Toyota Highlander: Won’t Start When Cold → Diagnosis

Highlander Won't Start When Cold

Extreme weather can be very difficult on your Toyota Highlander.  If there is an issue it often make itself known when conditions are at their worst.  When it’s extremely hot. it’s the cooling system that is put to the test.  In the winter, the vehicle won’t start when it is cold.  

There are a few different reasons that can cause this, but it’s usually your Highlander’s battery that can’t handle turning the engine when it’s cold.

It very well could be the cold weather that is keeping your Highlander from starting.  But, you don’t want to rule out that it’s just not starting, and it happens to be cold.  Check out Toyota Highlander Not Starting if this seems it may be an issue for you.

 

Toyota Highlander:  Won’t Start Cold – Causes

Hard Start Cold Toyota Highlander

1. Battery Capacity Diminished

Far and away the number one reason that your Highlander won’t start in the cold is the battery.  A battery has two different ratings, cranking amps and cold cranking amps.  Cold cranking amps are the batteries ability to start turn the engine over when it is cold.

Battery capacity diminishes with time and use.  So it may have enough cranking capacity to start the vehicle when it is warm, but when it’s cold, it just isn’t enough to turn the engine over anymore.

 

2. Wrong Battery

If you happened to have purchased a battery when the weather was warm, and now less than a year later it’s not starting your Highlander, you may have purchased a battery that doesn’t have the cold cranking capacity that your car needs to get started.  

This often happens when you have a six cylinder model, and you get the battery for a four cylinder.  They don’t have quite enough capacity to turn over a heavier motor when it’s really cold.

How to Start Toyota Highlander in Cold Weather
The battery is the number one reason why your Highlander won’t start in cold weather

 

3. Wrong Oil Viscosity

If you put a heavier oil in during the warmer months, it’s not as likely to keep your Highlander from starting.  But, in the winter, it’ll make itself known.  The heavier molecules in the thicker oil can keep the engine from turning over fast enough to start.  For instance, maybe you bought 10W-30 when the manufacturer called for 5W-30.

 

4. Water in Fuel Line

Condensation can build up in the gas tank as temperatures change.  If the condensation finds its way into your Toyota Highlander’s fuel line, it can freeze and leave the engine unable to turn over.  If the engine is cranking fast, as though the battery is fine, this is a definite possibility.

 

How to Start Your Highlander in the Cold

Here are some tried and true ways to start your car in the cold.  They are presented in a way that would help you troubleshoot a car that you may be sitting in right now in the order that makes most sense for getting you moving right away.  Most of the time it’s going to be a battery related issue, so that’s what we are focusing on.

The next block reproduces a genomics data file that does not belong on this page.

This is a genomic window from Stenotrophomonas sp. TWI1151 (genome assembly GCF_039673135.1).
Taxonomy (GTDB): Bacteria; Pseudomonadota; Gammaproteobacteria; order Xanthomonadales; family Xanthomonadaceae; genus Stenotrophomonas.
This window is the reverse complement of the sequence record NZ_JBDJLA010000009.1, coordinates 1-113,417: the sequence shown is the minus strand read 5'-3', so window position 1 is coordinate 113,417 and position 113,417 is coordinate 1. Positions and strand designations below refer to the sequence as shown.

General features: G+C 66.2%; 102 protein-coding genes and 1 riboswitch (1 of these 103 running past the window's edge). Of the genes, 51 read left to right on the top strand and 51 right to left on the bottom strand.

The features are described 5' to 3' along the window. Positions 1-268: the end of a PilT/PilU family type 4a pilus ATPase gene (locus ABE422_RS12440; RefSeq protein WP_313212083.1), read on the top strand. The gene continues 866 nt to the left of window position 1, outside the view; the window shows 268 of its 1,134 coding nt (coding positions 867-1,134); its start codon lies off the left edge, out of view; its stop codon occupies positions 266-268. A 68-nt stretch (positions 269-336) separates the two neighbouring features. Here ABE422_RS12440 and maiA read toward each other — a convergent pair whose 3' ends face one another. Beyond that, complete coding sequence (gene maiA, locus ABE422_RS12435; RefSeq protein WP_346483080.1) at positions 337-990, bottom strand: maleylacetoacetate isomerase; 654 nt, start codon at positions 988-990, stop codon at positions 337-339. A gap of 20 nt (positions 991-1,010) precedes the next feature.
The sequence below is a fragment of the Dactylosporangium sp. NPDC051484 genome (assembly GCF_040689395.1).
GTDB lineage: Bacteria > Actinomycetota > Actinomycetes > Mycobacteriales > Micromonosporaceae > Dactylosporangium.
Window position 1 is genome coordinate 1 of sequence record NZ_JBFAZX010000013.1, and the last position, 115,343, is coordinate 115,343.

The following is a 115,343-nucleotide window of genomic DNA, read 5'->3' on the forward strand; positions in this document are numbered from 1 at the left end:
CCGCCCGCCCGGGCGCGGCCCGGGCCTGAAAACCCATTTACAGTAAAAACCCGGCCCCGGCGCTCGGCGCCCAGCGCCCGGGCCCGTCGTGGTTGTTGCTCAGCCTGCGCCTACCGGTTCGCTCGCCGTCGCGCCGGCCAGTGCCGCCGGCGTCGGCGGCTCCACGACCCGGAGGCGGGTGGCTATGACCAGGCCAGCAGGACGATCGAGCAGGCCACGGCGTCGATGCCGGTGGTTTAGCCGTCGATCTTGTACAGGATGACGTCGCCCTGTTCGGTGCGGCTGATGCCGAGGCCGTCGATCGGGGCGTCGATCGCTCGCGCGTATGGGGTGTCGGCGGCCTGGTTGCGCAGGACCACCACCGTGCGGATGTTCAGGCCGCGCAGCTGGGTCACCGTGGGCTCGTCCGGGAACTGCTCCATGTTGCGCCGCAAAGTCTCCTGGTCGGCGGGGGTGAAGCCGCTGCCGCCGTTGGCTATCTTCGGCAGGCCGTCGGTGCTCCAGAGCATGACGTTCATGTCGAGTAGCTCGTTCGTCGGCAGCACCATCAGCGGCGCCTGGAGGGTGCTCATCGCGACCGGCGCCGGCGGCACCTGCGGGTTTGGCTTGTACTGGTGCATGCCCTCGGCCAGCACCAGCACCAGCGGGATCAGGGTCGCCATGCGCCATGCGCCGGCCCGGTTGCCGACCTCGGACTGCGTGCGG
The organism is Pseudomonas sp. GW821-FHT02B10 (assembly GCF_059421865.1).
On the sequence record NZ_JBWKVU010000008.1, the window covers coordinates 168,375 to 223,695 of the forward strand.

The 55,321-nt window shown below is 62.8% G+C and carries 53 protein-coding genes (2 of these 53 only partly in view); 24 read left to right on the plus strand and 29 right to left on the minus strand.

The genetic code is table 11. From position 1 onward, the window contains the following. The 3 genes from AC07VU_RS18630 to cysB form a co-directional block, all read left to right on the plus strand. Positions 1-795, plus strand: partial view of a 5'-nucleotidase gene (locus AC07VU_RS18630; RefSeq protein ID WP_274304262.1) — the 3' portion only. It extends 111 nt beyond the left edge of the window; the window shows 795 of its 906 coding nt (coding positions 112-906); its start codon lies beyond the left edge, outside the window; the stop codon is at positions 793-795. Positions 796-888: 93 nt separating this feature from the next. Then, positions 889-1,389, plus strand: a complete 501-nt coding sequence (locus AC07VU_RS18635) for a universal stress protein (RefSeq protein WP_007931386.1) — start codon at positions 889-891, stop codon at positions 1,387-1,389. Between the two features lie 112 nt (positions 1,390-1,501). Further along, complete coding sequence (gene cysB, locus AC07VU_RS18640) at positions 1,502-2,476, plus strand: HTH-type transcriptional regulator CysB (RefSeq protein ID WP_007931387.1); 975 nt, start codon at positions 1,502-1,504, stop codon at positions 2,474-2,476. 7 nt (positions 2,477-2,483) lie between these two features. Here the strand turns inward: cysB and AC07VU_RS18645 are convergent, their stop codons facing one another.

1. Turn on All of the Accessories and Lights

This may sound counterintuitive when the battery isn’t working very well to begin with.  What you are trying to do is give your Highlander’s battery a little time to “wake up”.  Once you do that go ahead and turn the key to the “on” position, but don’t start the car for at least 10 seconds.  This gives the fuel pump plenty of time to prime the injectors.  Now, go ahead and try turning the engine over and see if it’ll start.

 

2. Warm the Battery

If you are at home, and aren’t in a rush, you can unhook the battery and take it inside.  This will allow it to heat up to a temperature that’ll get the electrons in it moving.  Leave it inside for a few hours.  This can really help it crank the car over.  Be careful handling the battery.

 

3. Jump Start

Jumping the Highlander will get it moving around again in no time.  Jump starting utilizes the power from another vehicles battery and alternator to charge your battery and help the vehicle start right there on the spot.  You don’t want to let the engine cool all the way down, as it probably won’t start on its own until it’s warm outside.

 

4. Replace the Battery

You can take the battery into the local parts store to have it tested.  That would be prudent before outright replacing it.  You should look up the cold cranking requirement for your particular Highlander’s engine and model year.

You want to get a battery that can handle at a minimum what the manufacturer recommends.  Cold cranking amps are a standard.  A battery must crank for 30 seconds at 0° with a minimum voltage in order to meet it.

 

Conclusion:  Highlander Won’t Start in the Cold

If any of the battery related issues ended up being the reason why your Toyota Highlander wouldn’t start, it’s time to replace the battery.  If it warms back up outside, you may get a few good starts out of it, but its days are numbered.

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